GT Spectrum

Reports from the IT horizon.

by , / March 30, 2006
The Wasps Know
Trained wasps could be a low-tech, low-cost weapon in the war against terrorism.

Researchers at the University of Georgia-Tifton Campus created a handheld "Wasp Hound" -- five wasps, each a half-inch long, are placed in a plastic cylinder that is 15 inches tall. The Wasp Hound, which costs roughly $100, has a vent in one end and a camera that connects to a laptop computer.

When the wasps sense an odor they've been trained to detect, such as the chemicals from explosives or biological weapons, the insects gather by the vent -- a response that can be measured by the computer or actually seen by observers.

The researchers said their device is ready for pilot tests and could be available for commercial use in five to 10 years. The wasps, when exposed to some chemicals, can detect amounts as low as four parts per billion. -- USA Today

Snap Decision
It takes Internet users about 50 milliseconds -- roughly the duration of one frame of standard television coverage -- to form lasting impressions of Web sites, according to Canadian researchers.

A recent study shows that the brain can make flash judgments almost as fast as the eye can receive information. Volunteers got the briefest glimpses of Web pages previously rated as being either easy on the eye or particularly jarring, and were asked to rate the Web sites on a sliding scale of visual appeal.

Even though the images flashed up for just 50 milliseconds, viewers' judgments of a Web site were nearly the same as judgments made after a longer period of scrutiny. --

Book Report
Two Purdue University industrial designers have created a personal computer design that may change how people watch movies, listen to music, play games and read magazines.

The concept computer, called Bookshelf, targets digital copyrights and inconvenient accessibility. The device both physically resembles and functions like its namesake: Hard drive attachments containing movies, books, magazines and other content are placed on the Bookshelf for use. As attachments are added, the Bookshelf becomes its own multimedia library custom-built by its owner

The device won the $50,000 Judge's Award at Microsoft's Next Generation Windows PC Design Competition.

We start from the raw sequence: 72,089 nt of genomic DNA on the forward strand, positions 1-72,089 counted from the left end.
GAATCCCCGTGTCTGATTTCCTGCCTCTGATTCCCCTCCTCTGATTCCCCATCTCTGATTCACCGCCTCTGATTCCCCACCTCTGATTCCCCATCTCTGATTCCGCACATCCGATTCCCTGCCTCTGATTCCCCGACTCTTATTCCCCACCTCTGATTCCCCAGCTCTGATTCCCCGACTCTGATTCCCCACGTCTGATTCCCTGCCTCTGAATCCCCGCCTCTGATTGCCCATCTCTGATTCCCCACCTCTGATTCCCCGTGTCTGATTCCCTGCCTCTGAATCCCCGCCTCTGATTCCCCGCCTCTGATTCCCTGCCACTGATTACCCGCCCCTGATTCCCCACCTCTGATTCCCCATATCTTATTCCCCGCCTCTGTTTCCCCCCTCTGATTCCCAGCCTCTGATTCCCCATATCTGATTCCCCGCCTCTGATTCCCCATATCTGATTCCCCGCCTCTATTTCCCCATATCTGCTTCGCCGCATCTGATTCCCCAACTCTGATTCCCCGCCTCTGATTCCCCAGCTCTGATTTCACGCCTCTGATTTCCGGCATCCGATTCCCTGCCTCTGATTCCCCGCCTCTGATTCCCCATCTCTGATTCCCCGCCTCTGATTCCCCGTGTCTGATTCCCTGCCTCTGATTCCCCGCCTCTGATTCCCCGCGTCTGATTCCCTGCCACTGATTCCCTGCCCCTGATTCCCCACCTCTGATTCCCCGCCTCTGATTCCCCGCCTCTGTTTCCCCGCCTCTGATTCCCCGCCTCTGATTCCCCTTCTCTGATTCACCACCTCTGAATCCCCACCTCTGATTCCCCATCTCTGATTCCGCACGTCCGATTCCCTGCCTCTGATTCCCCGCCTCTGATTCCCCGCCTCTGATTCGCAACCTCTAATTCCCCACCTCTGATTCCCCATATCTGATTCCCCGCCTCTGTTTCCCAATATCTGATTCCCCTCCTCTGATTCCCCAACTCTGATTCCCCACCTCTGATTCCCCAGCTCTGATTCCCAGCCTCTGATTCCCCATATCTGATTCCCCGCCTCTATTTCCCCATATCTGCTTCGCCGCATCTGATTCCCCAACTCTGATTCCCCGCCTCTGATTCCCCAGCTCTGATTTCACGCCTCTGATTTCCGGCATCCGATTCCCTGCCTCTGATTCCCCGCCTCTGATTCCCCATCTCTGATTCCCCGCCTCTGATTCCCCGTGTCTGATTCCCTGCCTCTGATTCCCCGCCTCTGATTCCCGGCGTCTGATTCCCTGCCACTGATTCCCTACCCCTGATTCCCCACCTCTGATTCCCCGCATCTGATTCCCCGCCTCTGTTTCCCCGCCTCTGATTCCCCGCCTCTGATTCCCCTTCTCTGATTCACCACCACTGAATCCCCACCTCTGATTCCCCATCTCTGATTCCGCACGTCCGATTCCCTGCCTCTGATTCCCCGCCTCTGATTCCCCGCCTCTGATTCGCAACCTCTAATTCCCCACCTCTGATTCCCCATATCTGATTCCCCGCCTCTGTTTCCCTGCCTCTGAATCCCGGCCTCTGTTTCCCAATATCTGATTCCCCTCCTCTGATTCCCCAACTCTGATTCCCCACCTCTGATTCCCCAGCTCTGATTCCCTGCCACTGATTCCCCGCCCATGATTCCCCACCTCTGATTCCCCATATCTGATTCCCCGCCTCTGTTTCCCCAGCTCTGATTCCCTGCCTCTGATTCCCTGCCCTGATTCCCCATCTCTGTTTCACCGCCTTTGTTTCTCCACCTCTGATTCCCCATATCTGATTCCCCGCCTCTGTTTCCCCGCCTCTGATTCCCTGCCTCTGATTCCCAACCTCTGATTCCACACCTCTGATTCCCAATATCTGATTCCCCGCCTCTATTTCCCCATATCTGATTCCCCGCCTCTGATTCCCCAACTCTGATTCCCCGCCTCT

The Bookshelf's CPU is a 7-inch cube which operates hard-drive attachments supplied by digital service providers, allowing them to protect copyrights while still accommodating user convenience and portability. -- Purdue University

Less Taxing
Pinellas County, Fla., Tax Collector Diane Nelson will begin online tax certificate sales this summer. Tax certificate sales let investors purchase property tax liens on real-estate parcels whose owners have not paid their annual taxes. The process allows the county tax collector to collect virtually 100 percent of taxes levied and gives added time for the delinquent taxpayer to repay.

The tax certificate sale is conducted as a reverse auction, giving the investor who bids the lowest interest rate the right to buy the certificate. The intended outcome is to mitigate the burden so the delinquent taxpayer can eventually repay. -- National Association of Counties

City TV
The National City Network (NCN) officially debuted December 2005 at the Congress of Cities in Charlotte, N.C.

The NCN is designed to provide a gateway for cities and towns across the country to learn about municipal issues and share information with each other. The NCN delivers city-related content via a Web portal, with policy analysis from respected think tanks, upcoming events and topical news stories from sources across the country.

NCN TV creates a multimedia experience, with a video archive of feature stories about cities, teleconferences and news events. In the coming months, NCN will continue to add content to both its Web portal and video archive. Cities will have an opportunity to add to NCN content. A Pilot Cities Program will launch early in 2006. -- The National League of Cities

He Said, She Said
The percentage of women going online is quickly approaching that of their male counterparts, and according to Pew Internet & American Life Project, while men log on for entertainment, women use the Internet for communicating.